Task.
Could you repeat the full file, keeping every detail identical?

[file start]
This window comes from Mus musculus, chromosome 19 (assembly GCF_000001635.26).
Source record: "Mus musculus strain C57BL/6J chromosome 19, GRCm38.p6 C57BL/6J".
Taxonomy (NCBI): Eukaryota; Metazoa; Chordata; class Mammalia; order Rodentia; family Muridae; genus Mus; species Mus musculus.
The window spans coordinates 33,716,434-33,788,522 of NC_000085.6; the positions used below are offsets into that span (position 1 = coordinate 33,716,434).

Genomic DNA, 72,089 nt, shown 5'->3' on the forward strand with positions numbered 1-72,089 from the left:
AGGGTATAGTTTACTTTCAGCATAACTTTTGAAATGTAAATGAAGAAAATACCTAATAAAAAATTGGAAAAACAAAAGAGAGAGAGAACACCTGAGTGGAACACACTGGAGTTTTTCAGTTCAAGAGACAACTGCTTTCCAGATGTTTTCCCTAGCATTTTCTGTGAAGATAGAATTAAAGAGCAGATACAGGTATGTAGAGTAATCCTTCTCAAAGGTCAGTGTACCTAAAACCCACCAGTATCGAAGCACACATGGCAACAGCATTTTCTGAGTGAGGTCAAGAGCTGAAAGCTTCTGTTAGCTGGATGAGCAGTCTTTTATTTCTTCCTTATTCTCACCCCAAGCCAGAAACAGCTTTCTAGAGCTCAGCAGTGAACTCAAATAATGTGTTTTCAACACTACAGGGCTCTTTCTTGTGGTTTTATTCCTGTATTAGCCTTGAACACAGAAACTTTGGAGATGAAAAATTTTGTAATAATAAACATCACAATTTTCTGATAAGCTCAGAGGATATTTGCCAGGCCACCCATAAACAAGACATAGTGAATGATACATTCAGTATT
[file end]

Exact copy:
This window comes from Mus musculus, chromosome 19 (assembly GCF_000001635.26).
Source record: "Mus musculus strain C57BL/6J chromosome 19, GRCm38.p6 C57BL/6J".
Taxonomy (NCBI): Eukaryota; Metazoa; Chordata; class Mammalia; order Rodentia; family Muridae; genus Mus; species Mus musculus.
The window spans coordinates 33,716,434-33,788,522 of NC_000085.6; the positions used below are offsets into that span (position 1 = coordinate 33,716,434).

Genomic DNA, 72,089 nt, shown 5'->3' on the forward strand with positions numbered 1-72,089 from the left:
AGGGTATAGTTTACTTTCAGCATAACTTTTGAAATGTAAATGAAGAAAATACCTAATAAAAAATTGGAAAAACAAAAGAGAGAGAGAACACCTGAGTGGAACACACTGGAGTTTTTCAGTTCAAGAGACAACTGCTTTCCAGATGTTTTCCCTAGCATTTTCTGTGAAGATAGAATTAAAGAGCAGATACAGGTATGTAGAGTAATCCTTCTCAAAGGTCAGTGTACCTAAAACCCACCAGTATCGAAGCACACATGGCAACAGCATTTTCTGAGTGAGGTCAAGAGCTGAAAGCTTCTGTTAGCTGGATGAGCAGTCTTTTATTTCTTCCTTATTCTCACCCCAAGCCAGAAACAGCTTTCTAGAGCTCAGCAGTGAACTCAAATAATGTGTTTTCAACACTACAGGGCTCTTTCTTGTGGTTTTATTCCTGTATTAGCCTTGAACACAGAAACTTTGGAGATGAAAAATTTTGTAATAATAAACATCACAATTTTCTGATAAGCTCAGAGGATATTTGCCAGGCCACCCATAAACAAGACATAGTGAATGATACATTCAGTATT